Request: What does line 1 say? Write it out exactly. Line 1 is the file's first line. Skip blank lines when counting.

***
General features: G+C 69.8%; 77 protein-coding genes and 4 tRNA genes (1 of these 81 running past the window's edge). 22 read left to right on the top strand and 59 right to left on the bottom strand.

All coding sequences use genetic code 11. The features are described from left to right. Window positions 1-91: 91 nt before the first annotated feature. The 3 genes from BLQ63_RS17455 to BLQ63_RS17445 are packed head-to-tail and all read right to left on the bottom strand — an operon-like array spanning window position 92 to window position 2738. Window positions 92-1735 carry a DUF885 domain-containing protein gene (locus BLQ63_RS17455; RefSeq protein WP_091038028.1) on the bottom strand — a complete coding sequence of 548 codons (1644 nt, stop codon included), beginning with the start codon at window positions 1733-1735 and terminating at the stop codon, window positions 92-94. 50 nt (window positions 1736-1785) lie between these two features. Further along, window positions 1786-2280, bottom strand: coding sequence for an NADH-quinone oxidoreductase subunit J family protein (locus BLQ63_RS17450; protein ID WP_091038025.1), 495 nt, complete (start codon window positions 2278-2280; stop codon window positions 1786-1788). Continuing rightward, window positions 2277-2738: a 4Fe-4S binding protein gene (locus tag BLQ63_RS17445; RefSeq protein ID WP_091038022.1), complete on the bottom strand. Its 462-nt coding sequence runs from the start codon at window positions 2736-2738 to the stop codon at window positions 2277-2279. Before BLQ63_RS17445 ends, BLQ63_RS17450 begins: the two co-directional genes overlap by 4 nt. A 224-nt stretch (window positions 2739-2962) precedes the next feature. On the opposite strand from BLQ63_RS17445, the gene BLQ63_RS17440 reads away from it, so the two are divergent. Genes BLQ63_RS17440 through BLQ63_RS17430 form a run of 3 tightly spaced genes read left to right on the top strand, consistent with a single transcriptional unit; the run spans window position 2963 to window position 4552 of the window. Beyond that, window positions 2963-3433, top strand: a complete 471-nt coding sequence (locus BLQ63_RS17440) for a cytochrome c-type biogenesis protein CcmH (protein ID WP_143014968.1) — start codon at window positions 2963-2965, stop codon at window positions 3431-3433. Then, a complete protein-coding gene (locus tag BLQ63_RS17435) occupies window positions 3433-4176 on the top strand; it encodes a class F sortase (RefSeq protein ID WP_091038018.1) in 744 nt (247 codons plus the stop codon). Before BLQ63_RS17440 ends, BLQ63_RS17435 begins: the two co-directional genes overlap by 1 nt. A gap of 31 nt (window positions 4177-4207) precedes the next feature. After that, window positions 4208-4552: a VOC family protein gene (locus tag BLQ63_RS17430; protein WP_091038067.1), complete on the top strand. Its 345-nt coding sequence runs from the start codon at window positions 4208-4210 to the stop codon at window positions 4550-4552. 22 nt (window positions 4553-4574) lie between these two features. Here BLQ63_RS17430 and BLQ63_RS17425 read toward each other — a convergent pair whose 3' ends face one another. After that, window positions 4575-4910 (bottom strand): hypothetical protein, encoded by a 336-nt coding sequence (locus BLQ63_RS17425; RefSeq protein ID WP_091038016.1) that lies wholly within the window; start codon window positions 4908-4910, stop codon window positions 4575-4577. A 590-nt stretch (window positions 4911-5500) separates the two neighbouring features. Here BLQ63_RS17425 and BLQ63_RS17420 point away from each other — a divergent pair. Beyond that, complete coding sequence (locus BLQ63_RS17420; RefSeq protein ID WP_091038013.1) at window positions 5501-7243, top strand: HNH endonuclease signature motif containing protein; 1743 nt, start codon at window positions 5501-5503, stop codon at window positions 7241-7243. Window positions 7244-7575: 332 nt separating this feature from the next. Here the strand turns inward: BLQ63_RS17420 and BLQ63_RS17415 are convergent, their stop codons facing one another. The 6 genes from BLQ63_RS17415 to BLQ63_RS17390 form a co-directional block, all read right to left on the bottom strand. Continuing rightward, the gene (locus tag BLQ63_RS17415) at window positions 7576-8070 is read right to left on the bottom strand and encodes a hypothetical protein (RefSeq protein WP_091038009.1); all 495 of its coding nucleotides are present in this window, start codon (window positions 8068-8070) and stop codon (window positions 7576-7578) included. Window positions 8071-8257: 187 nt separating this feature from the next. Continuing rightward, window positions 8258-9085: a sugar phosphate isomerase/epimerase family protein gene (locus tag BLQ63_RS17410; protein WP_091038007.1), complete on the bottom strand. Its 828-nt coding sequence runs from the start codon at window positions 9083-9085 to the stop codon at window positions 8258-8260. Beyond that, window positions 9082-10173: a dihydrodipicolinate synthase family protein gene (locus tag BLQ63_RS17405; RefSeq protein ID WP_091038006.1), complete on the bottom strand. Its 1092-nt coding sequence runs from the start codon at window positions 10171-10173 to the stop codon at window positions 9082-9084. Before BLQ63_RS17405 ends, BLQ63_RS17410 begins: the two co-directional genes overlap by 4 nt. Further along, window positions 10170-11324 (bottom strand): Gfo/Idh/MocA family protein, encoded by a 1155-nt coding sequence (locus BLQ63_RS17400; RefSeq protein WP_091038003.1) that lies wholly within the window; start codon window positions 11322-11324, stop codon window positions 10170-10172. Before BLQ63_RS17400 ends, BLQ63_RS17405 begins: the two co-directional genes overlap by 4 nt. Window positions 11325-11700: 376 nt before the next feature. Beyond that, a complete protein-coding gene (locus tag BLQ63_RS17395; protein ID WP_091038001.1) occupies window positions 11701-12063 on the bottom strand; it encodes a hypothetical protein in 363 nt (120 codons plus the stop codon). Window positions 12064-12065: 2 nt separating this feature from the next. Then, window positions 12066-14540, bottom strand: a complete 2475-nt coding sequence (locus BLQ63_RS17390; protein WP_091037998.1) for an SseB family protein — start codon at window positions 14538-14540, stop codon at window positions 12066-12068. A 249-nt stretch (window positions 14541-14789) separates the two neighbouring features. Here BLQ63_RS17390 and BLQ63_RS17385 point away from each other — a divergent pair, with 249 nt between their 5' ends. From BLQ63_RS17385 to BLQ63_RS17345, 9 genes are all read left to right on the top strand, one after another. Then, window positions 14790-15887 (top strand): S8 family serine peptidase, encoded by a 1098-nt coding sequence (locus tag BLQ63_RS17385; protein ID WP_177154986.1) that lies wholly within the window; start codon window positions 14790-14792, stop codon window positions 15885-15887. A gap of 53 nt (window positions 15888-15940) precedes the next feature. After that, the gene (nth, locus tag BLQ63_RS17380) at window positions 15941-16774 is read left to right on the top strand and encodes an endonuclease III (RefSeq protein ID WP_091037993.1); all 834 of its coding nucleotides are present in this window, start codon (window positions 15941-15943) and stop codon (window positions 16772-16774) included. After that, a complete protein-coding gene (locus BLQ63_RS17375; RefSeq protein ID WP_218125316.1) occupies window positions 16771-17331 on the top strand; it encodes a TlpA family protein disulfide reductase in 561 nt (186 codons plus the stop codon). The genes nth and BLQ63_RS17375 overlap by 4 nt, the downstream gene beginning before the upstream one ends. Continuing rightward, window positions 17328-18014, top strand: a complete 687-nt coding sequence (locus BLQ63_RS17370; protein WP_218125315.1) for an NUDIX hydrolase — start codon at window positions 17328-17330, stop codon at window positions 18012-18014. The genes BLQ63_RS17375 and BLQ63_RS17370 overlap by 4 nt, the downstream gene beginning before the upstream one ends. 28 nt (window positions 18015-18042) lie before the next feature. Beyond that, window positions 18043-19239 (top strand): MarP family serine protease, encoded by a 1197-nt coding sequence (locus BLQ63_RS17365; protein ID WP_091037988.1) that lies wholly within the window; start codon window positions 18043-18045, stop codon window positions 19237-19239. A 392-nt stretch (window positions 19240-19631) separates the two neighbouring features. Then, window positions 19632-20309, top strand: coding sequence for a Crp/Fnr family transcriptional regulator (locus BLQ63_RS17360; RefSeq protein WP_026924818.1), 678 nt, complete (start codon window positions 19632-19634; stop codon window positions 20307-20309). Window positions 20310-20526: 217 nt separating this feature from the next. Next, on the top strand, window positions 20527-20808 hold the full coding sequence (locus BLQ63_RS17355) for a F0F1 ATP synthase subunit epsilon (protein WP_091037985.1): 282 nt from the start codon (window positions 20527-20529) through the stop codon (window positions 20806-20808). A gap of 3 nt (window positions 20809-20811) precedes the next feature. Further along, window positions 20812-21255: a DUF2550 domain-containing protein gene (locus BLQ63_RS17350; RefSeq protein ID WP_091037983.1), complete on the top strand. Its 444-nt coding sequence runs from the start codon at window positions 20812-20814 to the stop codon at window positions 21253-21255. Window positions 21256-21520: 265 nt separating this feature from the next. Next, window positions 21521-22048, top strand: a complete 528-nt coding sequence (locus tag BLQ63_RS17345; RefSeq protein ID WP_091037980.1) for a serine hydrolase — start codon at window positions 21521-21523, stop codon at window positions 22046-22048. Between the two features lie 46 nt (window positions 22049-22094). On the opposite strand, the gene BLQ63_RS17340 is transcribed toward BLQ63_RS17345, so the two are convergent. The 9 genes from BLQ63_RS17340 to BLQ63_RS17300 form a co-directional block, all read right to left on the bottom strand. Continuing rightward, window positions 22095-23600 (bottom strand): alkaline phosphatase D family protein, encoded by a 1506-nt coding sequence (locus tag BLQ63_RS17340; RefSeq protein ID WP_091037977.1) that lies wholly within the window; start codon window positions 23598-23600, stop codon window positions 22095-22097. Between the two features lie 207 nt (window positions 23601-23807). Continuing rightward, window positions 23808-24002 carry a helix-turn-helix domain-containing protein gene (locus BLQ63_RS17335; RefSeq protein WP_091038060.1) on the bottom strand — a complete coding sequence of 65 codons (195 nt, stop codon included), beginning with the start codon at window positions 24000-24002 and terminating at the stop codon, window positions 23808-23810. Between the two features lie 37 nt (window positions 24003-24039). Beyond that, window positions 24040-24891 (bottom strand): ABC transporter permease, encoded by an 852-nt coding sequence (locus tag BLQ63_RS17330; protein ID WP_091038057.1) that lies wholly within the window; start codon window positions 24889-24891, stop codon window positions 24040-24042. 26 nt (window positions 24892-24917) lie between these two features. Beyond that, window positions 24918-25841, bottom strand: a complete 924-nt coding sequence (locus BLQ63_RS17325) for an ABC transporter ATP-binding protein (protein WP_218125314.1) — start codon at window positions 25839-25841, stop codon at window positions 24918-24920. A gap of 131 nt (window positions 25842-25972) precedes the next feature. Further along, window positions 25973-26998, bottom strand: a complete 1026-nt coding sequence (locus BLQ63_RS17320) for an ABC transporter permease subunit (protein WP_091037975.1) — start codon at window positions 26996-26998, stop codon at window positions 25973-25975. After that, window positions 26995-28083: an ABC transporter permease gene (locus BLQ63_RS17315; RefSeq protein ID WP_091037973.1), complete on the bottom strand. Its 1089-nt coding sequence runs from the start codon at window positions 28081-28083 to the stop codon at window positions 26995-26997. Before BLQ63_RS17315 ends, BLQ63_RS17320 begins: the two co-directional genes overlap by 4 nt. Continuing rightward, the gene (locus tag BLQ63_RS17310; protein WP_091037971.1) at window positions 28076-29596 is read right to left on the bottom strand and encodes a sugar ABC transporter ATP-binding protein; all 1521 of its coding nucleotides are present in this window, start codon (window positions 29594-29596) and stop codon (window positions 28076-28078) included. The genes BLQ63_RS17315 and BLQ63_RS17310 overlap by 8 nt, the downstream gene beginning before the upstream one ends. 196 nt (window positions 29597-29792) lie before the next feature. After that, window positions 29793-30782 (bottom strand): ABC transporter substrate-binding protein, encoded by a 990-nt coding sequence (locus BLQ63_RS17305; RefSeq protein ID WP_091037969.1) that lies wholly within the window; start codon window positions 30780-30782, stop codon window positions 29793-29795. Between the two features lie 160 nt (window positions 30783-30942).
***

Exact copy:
General features: G+C 69.8%; 77 protein-coding genes and 4 tRNA genes (1 of these 81 running past the window's edge). 22 read left to right on the top strand and 59 right to left on the bottom strand.